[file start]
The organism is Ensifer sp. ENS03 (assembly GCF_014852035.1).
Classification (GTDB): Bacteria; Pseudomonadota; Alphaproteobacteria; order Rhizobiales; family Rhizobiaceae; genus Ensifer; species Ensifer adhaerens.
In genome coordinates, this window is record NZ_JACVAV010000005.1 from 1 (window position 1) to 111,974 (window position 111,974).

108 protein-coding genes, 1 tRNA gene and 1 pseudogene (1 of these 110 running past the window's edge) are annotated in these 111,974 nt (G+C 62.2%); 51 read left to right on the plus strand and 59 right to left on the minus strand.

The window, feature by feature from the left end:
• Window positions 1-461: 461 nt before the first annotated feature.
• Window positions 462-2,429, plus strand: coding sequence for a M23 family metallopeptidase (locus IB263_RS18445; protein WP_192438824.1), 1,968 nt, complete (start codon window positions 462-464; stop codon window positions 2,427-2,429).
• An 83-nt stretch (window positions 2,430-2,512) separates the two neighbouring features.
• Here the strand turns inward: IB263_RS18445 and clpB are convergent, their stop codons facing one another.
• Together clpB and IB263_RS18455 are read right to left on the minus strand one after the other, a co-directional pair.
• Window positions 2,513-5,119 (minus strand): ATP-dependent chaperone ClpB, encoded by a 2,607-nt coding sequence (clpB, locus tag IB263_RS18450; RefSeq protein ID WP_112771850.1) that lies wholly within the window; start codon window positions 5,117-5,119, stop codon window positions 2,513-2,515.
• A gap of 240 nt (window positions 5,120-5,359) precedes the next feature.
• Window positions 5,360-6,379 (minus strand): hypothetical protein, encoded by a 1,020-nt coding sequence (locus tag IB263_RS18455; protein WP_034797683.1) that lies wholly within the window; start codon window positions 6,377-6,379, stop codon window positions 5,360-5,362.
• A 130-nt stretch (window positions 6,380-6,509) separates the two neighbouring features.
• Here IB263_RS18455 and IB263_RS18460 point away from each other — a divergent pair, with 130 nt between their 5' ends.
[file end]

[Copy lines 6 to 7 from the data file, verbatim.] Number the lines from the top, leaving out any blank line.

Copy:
• Window positions 1-461: 461 nt before the first annotated feature.
• Window positions 462-2,429, plus strand: coding sequence for a M23 family metallopeptidase (locus IB263_RS18445; protein WP_192438824.1), 1,968 nt, complete (start codon window positions 462-464; stop codon window positions 2,427-2,429).